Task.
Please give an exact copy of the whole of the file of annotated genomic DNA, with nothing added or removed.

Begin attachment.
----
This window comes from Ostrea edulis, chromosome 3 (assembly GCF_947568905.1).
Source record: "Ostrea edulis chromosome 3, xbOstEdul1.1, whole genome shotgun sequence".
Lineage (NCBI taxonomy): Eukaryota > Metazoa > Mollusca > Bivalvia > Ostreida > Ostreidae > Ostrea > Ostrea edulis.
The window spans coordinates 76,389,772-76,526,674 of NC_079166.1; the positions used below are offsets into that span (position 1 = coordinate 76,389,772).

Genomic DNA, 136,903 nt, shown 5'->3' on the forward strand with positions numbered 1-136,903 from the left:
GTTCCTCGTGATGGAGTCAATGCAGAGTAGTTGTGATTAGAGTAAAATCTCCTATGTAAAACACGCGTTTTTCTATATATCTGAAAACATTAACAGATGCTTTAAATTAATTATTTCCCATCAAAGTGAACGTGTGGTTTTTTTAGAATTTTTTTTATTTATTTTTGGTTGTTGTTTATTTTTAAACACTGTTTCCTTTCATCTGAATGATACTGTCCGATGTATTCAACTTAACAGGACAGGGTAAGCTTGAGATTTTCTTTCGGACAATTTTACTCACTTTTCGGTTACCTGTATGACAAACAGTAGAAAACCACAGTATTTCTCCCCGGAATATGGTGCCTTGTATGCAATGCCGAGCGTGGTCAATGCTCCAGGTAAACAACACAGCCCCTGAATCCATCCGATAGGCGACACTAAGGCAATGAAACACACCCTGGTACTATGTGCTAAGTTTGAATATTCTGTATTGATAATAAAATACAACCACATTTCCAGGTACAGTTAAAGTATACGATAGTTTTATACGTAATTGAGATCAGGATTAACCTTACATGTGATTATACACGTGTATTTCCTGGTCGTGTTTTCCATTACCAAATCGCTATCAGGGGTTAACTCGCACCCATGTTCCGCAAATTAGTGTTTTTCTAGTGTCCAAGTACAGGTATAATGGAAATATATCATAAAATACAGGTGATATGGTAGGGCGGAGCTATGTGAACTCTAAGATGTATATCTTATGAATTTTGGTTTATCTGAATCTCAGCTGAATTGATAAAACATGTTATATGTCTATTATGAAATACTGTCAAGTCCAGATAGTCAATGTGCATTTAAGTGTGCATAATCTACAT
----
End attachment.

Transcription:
This window comes from Ostrea edulis, chromosome 3 (assembly GCF_947568905.1).
Source record: "Ostrea edulis chromosome 3, xbOstEdul1.1, whole genome shotgun sequence".
Lineage (NCBI taxonomy): Eukaryota > Metazoa > Mollusca > Bivalvia > Ostreida > Ostreidae > Ostrea > Ostrea edulis.
The window spans coordinates 76,389,772-76,526,674 of NC_079166.1; the positions used below are offsets into that span (position 1 = coordinate 76,389,772).

Genomic DNA, 136,903 nt, shown 5'->3' on the forward strand with positions numbered 1-136,903 from the left:
GTTCCTCGTGATGGAGTCAATGCAGAGTAGTTGTGATTAGAGTAAAATCTCCTATGTAAAACACGCGTTTTTCTATATATCTGAAAACATTAACAGATGCTTTAAATTAATTATTTCCCATCAAAGTGAACGTGTGGTTTTTTTAGAATTTTTTTTATTTATTTTTGGTTGTTGTTTATTTTTAAACACTGTTTCCTTTCATCTGAATGATACTGTCCGATGTATTCAACTTAACAGGACAGGGTAAGCTTGAGATTTTCTTTCGGACAATTTTACTCACTTTTCGGTTACCTGTATGACAAACAGTAGAAAACCACAGTATTTCTCCCCGGAATATGGTGCCTTGTATGCAATGCCGAGCGTGGTCAATGCTCCAGGTAAACAACACAGCCCCTGAATCCATCCGATAGGCGACACTAAGGCAATGAAACACACCCTGGTACTATGTGCTAAGTTTGAATATTCTGTATTGATAATAAAATACAACCACATTTCCAGGTACAGTTAAAGTATACGATAGTTTTATACGTAATTGAGATCAGGATTAACCTTACATGTGATTATACACGTGTATTTCCTGGTCGTGTTTTCCATTACCAAATCGCTATCAGGGGTTAACTCGCACCCATGTTCCGCAAATTAGTGTTTTTCTAGTGTCCAAGTACAGGTATAATGGAAATATATCATAAAATACAGGTGATATGGTAGGGCGGAGCTATGTGAACTCTAAGATGTATATCTTATGAATTTTGGTTTATCTGAATCTCAGCTGAATTGATAAAACATGTTATATGTCTATTATGAAATACTGTCAAGTCCAGATAGTCAATGTGCATTTAAGTGTGCATAATCTACAT